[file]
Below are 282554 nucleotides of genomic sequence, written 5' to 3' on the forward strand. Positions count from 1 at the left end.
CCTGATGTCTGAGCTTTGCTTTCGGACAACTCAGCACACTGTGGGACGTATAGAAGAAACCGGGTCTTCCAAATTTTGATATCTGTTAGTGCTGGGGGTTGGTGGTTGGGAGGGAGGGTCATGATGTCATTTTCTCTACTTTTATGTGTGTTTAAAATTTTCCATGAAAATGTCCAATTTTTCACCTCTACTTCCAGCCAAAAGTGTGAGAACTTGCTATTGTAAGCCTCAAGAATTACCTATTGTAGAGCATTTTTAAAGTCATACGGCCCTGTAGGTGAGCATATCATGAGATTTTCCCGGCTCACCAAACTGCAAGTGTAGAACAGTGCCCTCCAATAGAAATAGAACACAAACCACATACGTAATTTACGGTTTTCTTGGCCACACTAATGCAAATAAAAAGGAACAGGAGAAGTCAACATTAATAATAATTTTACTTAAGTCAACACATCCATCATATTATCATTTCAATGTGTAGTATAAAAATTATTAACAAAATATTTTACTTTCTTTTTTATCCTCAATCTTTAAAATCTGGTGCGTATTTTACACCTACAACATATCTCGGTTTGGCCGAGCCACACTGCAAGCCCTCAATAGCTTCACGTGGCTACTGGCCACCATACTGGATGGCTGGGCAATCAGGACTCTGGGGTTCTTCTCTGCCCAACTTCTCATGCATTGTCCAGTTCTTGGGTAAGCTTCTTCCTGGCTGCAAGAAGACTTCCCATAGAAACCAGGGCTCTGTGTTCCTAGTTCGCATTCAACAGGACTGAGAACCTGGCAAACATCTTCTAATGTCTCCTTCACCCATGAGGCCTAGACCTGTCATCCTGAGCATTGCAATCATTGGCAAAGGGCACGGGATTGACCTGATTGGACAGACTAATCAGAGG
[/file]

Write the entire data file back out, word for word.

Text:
Below are 282554 nucleotides of genomic sequence, written 5' to 3' on the forward strand. Positions count from 1 at the left end.
CCTGATGTCTGAGCTTTGCTTTCGGACAACTCAGCACACTGTGGGACGTATAGAAGAAACCGGGTCTTCCAAATTTTGATATCTGTTAGTGCTGGGGGTTGGTGGTTGGGAGGGAGGGTCATGATGTCATTTTCTCTACTTTTATGTGTGTTTAAAATTTTCCATGAAAATGTCCAATTTTTCACCTCTACTTCCAGCCAAAAGTGTGAGAACTTGCTATTGTAAGCCTCAAGAATTACCTATTGTAGAGCATTTTTAAAGTCATACGGCCCTGTAGGTGAGCATATCATGAGATTTTCCCGGCTCACCAAACTGCAAGTGTAGAACAGTGCCCTCCAATAGAAATAGAACACAAACCACATACGTAATTTACGGTTTTCTTGGCCACACTAATGCAAATAAAAAGGAACAGGAGAAGTCAACATTAATAATAATTTTACTTAAGTCAACACATCCATCATATTATCATTTCAATGTGTAGTATAAAAATTATTAACAAAATATTTTACTTTCTTTTTTATCCTCAATCTTTAAAATCTGGTGCGTATTTTACACCTACAACATATCTCGGTTTGGCCGAGCCACACTGCAAGCCCTCAATAGCTTCACGTGGCTACTGGCCACCATACTGGATGGCTGGGCAATCAGGACTCTGGGGTTCTTCTCTGCCCAACTTCTCATGCATTGTCCAGTTCTTGGGTAAGCTTCTTCCTGGCTGCAAGAAGACTTCCCATAGAAACCAGGGCTCTGTGTTCCTAGTTCGCATTCAACAGGACTGAGAACCTGGCAAACATCTTCTAATGTCTCCTTCACCCATGAGGCCTAGACCTGTCATCCTGAGCATTGCAATCATTGGCAAAGGGCACGGGATTGACCTGATTGGACAGACTAATCAGAGG